Here is a start: Look around your living space. Do you surround yourself with things you really like or things you like only because they are absurd? Listen to your own speech. Ask yourself: Do I communicate primarily through inside jokes and pop culture references? What percentage of my speech is meaningful? How much hyperbolic language do I use? Do I feign indifference? Look at your clothes. What parts of your wardrobe could be described as costume-like, derivative or reminiscent of some specific style archetype (the secretary, the hobo, the flapper, yourself as a child)? In other words, do your clothes refer to something else or only to themselves? Do you attempt to look intentionally nerdy, awkward or ugly? In other words, is your style an anti-style? The most important question: How would it feel to change yourself quietly, offline, without public display, from within?
Attempts to banish irony have come and gone in past decades. The loosely defined New Sincerity movements in the arts that have sprouted since the 1980s positioned themselves as responses to postmodern cynicism, detachment and meta-referentiality. (New Sincerity has recently been associated with the writing of David Foster Wallace, the films of Wes Anderson and the music of Cat Power.) But these attempts failed to stick, as evidenced by the new age of Deep Irony.
What will future generations make of this rampant sarcasm and unapologetic cultivation of silliness? Will we be satisfied to leave an archive filled with video clips of people doing stupid things? Is an ironic legacy even a legacy at all?
— How to Live Without Irony (via slightlypretentious)
I found this little gem over at one of my favorite blogs, Design Sponge. So genius, I love it.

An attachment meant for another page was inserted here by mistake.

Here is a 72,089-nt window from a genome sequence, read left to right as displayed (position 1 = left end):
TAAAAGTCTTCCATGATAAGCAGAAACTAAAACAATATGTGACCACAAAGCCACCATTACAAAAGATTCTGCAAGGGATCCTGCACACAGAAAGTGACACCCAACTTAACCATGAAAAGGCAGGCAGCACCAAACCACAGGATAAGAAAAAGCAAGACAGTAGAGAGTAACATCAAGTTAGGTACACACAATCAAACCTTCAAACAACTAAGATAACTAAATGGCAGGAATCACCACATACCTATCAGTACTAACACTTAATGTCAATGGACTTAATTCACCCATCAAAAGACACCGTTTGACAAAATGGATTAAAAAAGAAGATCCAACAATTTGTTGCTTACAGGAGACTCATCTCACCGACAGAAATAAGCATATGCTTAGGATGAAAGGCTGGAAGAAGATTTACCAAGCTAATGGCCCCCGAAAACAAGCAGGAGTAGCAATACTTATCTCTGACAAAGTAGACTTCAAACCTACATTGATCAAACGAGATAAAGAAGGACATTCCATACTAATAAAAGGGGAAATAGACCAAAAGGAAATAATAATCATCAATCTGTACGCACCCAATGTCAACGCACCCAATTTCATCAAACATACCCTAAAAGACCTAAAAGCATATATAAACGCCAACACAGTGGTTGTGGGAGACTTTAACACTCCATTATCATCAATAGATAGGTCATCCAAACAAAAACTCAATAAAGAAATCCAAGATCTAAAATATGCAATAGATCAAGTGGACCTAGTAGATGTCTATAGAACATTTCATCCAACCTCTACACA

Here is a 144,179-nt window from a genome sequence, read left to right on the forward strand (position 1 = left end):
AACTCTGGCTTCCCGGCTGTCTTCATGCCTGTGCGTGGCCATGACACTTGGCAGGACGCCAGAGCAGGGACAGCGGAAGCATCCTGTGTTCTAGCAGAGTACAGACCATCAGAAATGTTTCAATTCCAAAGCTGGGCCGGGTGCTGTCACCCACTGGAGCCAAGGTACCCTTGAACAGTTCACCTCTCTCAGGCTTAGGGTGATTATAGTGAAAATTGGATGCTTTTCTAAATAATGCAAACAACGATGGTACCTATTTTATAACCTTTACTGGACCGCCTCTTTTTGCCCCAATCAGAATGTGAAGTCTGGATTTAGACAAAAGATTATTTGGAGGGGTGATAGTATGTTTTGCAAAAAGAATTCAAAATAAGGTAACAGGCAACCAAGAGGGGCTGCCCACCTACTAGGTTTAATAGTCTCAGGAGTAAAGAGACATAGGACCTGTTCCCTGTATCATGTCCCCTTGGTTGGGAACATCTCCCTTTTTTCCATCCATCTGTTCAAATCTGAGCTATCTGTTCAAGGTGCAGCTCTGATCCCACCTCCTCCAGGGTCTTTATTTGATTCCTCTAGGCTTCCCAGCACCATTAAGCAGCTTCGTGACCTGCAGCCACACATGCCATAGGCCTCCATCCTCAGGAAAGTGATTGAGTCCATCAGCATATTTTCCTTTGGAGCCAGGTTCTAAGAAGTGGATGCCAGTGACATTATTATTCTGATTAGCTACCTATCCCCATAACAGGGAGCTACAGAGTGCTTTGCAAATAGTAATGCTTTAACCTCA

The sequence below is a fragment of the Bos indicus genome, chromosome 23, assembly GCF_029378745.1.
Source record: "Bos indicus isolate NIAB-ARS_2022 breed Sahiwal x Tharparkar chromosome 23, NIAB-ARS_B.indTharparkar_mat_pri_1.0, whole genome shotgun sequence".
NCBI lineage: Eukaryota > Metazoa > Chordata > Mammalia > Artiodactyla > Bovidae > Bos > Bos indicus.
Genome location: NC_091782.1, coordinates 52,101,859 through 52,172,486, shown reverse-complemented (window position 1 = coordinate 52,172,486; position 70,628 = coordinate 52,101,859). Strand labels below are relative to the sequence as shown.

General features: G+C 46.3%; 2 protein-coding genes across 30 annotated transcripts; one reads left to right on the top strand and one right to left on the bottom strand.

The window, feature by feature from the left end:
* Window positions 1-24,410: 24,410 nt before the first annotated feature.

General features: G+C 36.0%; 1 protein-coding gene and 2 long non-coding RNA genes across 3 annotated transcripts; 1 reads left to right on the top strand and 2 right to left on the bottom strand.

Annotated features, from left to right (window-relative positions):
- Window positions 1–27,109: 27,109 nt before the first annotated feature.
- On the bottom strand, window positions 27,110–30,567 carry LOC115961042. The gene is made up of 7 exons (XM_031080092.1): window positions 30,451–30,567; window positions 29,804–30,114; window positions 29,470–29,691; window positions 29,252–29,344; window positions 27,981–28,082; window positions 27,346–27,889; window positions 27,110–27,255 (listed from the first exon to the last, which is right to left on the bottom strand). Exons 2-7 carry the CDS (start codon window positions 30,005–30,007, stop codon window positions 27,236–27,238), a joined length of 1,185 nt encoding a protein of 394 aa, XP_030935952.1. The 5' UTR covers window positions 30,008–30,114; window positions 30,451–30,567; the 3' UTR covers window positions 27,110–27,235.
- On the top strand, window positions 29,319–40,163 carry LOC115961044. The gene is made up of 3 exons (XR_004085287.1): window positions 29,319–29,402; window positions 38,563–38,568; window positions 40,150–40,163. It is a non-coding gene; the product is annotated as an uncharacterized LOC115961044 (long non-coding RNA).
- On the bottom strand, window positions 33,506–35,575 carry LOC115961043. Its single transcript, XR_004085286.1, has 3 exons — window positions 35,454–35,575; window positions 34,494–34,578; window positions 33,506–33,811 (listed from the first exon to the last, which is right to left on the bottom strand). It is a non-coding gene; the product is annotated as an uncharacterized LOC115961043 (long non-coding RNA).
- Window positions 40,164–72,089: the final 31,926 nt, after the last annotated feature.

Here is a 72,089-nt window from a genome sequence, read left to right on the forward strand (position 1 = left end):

Kara Pasley at http://karapaslaydesigns.com/ built this media console out of mismatched, vintage drawers.
I would like to take a moment to publicly applaud the genius at Sprinkles who came up with the idea of a CUPCAKE ATM. Yes, that’s right, cupcakes - on demand - 24/7!
image via abchome.com
image via anthropologie.com
image via loomrugs.com.au
I saw these at ABC Home when they debuted their inspirational “Color Reform” collection, and now i’m suddenly seeing these amazing overdyed rugs everywhere! The great thing about these area rugs is that they can completely transcend design categories. Add a muted color in a traditional setting to create an antiqued, nostalgic feel, or if you need a pop go with a bright hue in a modern space for interest.
As my career in interior design progresses and Left Bank Collection has a few more projects under its belt I feel confident that many of the hiccups will cease and a sense of intuition will kick in. Until that time, I’ve found some great and simple guides I wanted to share to help along the way…
image via blog.inkspotworkshop.com
image via google
image via brandsushi.com
Spring is here and so are stripes! Thick, thin, black and white, colors, you name it.
image via theperfectpallette.com
image via wendyslookbook.com
image via anthropologie.com
image via paloma81.blogspot.com
I am accustomed to hitting the Schumacher showroom when I’m in need of an imperial trellis eye candy fix, but since her new line debuted at Kravet, I find myself torn. If you understood the previous sentence, let’s be best friends.
What I know of the beloved 80’s is pretty much derived from pop culture and a few nostalgic photographs of my early youth. I have to say, from what I’ve seen it’s too bad I was too young to remember this decade. Trends, they say, come and go. Well, I’m excited to say that NEON is back and better than ever. Be conservative, a small pop is all you need to make a big impact.
Glam up any space with the addition of anything made of Lucite. The transparency and weightlessness is great for balancing out a heavier piece of furniture.